A nurse at the Jewish General Hospital in Montreal informed Quebec Life Coalition that late-term abortions, i.e. at 21 weeks gestation or more, are performed on a "weekly" basis at this famous Montreal hospital.
According to the hospital's website, the hospital was founded in 1934 and is considered a teaching hospital that is one of the largest and busiest acute care hospitals in the province.
A nurse at the hospital, who wishes to remain anonymous, contacted us after realizing that an abortion had taken place in her workplace at 24 weeks of pregnancy for the eugenic reason of having Down syndrome.
"I work at the Jewish General Hospital as a nurse. Last week, I discovered that there was a woman 24 weeks pregnant with a child with Down syndrome who was in the case room for a "therapeutic abortion". I was devastated to see such a late-term abortion take place at my workplace. Because I was so upset, I asked Brian [Vice President of Quebec Life Coalition - ed.] to pray for this child and his mother. Unfortunately, the abortion took place and I still pray that the woman will realize the atrocity that happened and seek healing through God's mercy" shares the nurse.
"I saw another "therapeutic abortion" on the schedule this week at 33 weeks, it happened again, I never realized before how often they take place" - Photo: Unsplash
She adds, "I had heard before that abortions take place at the hospital where I work, obviously, but for the most part I was under the impression that they take place at a less advanced stage, at less weeks, not to say it's better, but the procedure is much less complicated at less weeks. I thought the hospital did them up to 8 weeks, but I learned through a colleague that late-stage abortions also take place in the case room and that we have to respect that..."
She also sadly added, "I saw another therapeutic abortion on the schedule this week at 33 weeks, it happened again, I never realized previously how often they happen."
After our interview, the nurse reported to me that according to her co-worker, these "procedures" occur on a weekly basis.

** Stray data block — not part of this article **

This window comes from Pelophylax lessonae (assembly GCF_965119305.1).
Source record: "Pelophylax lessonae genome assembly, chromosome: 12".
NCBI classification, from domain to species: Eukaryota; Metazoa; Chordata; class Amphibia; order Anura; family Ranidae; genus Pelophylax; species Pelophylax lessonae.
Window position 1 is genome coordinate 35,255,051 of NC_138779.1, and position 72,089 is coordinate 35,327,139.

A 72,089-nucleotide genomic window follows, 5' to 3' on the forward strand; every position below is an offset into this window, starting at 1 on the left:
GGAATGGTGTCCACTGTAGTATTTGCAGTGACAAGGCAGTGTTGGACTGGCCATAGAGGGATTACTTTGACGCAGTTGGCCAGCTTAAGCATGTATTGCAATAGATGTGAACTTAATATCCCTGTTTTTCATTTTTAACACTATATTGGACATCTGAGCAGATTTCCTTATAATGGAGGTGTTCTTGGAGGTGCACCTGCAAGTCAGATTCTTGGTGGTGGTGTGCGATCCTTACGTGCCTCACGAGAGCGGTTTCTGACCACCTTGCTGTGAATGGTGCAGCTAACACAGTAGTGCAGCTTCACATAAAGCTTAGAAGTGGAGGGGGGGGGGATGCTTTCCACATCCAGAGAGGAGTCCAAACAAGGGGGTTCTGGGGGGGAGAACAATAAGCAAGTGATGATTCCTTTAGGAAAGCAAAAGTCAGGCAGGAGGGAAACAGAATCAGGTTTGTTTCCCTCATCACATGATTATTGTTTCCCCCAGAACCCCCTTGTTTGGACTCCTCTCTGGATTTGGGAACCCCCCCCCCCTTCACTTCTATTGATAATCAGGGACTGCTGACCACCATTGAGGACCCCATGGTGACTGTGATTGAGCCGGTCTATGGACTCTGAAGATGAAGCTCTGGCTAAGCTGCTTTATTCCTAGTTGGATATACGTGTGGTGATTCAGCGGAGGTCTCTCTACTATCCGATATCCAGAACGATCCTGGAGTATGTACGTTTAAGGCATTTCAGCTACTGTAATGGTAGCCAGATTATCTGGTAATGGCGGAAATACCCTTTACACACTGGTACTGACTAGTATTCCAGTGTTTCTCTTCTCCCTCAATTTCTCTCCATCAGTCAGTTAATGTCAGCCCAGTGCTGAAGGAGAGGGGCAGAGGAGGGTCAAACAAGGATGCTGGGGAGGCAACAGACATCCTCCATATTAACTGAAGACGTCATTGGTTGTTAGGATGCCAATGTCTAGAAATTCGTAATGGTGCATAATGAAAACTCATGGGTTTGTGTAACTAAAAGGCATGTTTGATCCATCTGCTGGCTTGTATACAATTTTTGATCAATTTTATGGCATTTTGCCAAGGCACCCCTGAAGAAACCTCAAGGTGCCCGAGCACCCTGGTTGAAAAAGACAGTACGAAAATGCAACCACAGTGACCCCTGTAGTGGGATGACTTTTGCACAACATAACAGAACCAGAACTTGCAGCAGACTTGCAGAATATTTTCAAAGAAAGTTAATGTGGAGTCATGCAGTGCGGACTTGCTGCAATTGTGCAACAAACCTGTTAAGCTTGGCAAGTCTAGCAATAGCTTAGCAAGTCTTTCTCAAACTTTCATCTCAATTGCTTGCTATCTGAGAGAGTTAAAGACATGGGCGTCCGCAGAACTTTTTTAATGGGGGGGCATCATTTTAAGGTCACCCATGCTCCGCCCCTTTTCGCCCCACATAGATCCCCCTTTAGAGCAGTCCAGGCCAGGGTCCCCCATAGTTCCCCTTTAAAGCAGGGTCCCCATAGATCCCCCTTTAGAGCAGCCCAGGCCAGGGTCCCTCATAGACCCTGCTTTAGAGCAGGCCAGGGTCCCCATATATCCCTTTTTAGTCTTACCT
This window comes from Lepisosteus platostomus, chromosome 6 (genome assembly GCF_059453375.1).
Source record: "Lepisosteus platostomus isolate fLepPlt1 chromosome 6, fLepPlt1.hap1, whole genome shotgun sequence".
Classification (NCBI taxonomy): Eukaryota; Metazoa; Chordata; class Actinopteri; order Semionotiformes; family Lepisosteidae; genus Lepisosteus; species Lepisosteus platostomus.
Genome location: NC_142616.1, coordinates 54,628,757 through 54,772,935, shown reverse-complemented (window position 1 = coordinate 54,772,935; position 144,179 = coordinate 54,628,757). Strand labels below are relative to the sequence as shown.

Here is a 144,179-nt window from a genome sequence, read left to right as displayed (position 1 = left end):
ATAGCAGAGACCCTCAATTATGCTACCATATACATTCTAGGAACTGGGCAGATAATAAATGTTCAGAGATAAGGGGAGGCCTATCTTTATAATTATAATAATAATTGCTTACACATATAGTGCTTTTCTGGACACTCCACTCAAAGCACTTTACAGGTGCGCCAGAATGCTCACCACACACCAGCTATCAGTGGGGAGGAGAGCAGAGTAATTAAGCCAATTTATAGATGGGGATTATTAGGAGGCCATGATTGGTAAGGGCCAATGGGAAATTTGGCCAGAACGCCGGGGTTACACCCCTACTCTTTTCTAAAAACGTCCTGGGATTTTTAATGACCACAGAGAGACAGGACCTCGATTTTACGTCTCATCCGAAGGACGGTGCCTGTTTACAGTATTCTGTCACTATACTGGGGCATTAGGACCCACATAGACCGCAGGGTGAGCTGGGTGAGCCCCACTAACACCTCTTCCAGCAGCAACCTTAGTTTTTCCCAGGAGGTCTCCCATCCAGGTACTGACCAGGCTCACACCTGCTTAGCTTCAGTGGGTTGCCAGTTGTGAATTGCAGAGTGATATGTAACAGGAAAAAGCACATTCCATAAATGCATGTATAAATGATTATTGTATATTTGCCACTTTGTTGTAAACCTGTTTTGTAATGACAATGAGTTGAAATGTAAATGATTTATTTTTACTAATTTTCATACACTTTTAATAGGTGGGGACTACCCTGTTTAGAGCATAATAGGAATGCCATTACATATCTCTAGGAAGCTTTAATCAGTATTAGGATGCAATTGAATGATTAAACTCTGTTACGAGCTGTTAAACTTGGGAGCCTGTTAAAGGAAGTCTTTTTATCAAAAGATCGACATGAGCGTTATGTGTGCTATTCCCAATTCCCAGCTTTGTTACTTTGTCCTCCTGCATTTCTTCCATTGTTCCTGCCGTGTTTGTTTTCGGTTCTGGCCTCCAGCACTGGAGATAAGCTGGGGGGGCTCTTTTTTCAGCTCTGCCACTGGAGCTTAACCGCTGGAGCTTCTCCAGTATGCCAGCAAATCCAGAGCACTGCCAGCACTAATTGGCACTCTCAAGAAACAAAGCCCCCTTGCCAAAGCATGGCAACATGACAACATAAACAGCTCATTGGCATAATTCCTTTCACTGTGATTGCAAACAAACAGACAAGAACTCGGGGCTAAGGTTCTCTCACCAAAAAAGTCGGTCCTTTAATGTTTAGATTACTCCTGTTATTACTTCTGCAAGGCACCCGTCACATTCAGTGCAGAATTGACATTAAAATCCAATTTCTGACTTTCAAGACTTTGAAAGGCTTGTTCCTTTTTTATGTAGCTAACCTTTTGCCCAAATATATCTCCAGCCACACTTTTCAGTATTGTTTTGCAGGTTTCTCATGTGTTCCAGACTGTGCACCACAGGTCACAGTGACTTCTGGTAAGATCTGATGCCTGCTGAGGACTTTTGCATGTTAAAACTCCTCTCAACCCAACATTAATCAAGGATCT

She concluded, "What I find frightening is that this child was aborted at 24 weeks at the hospital where I work while we have an excellent intensive care unit and we have so many babies at 24 or 27 weeks who are living because of this intensive care that we provide! So it's stupefying. If the patient wants to keep the baby, we do everything we can to keep the baby alive. We put it in an incubator, we give it oxygen and even a tube to feed it. We do so many interventions because the mother wants to keep the child. But, if the mother suddenly decides she wants an abortion (at 21 weeks or more), that's what we end up doing. "Read more
Samuel David at 9 months old with the 3 other children and his family
Catherina David is a stay at home mom of four kids who contacted us to share the beautiful testimony of her youngest child, Samuel David. She reached out to us at first for prayer and support on her pregnancy journey. Today, she wants to share with us, in detail, how her story unveiled. She discovered she was pregnant at almost 9 weeks into her pregnancy while she was moving from Quebec to Ontario.
She was very excited and happy about her new pregnancy initially. Her doctor asked her to do an additional test when she was 5 months pregnant, through which she learned that her baby had trisomy 21 (Down syndrome).
After having delivered three perfectly healthy children, it was certainly a big shock to her. She admits that she was devastated and didn't know how to react. She cried the whole day when she found out the news, and then the whole week after it.
When she met with her doctor after learning the news, he said to her “I leave it up to you whether you want to keep the baby, if you want to continue the pregnancy or if you want to terminate it we will make it as easy as possible for you, but you will have to go to the hospital and have a regular childbirth delivery”.